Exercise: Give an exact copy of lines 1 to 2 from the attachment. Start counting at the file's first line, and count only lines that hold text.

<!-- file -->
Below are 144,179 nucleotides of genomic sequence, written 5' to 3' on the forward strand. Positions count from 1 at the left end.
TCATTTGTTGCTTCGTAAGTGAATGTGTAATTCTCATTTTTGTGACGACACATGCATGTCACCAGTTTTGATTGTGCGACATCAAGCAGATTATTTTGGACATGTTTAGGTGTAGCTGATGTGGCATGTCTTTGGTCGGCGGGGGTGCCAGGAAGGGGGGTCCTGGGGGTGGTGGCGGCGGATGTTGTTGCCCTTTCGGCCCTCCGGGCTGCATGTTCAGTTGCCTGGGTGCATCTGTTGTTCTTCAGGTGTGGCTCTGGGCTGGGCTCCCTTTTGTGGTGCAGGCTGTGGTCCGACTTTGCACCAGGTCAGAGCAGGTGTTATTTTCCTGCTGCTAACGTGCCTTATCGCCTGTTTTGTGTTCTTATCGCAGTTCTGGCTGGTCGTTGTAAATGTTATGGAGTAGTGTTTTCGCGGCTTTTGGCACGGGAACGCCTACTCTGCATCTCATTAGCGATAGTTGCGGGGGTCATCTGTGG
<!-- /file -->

Below are 144,179 nucleotides of genomic sequence, written 5' to 3' on the forward strand. Positions count from 1 at the left end.
TCATTTGTTGCTTCGTAAGTGAATGTGTAATTCTCATTTTTGTGACGACACATGCATGTCACCAGTTTTGATTGTGCGACATCAAGCAGATTATTTTGGACATGTTTAGGTGTAGCTGATGTGGCATGTCTTTGGTCGGCGGGGGTGCCAGGAAGGGGGGTCCTGGGGGTGGTGGCGGCGGATGTTGTTGCCCTTTCGGCCCTCCGGGCTGCATGTTCAGTTGCCTGGGTGCATCTGTTGTTCTTCAGGTGTGGCTCTGGGCTGGGCTCCCTTTTGTGGTGCAGGCTGTGGTCCGACTTTGCACCAGGTCAGAGCAGGTGTTATTTTCCTGCTGCTAACGTGCCTTATCGCCTGTTTTGTGTTCTTATCGCAGTTCTGGCTGGTCGTTGTAAATGTTATGGAGTAGTGTTTTCGCGGCTTTTGGCACGGGAACGCCTACTCTGCATCTCATTAGCGATAGTTGCGGGGGTCATCTGTGG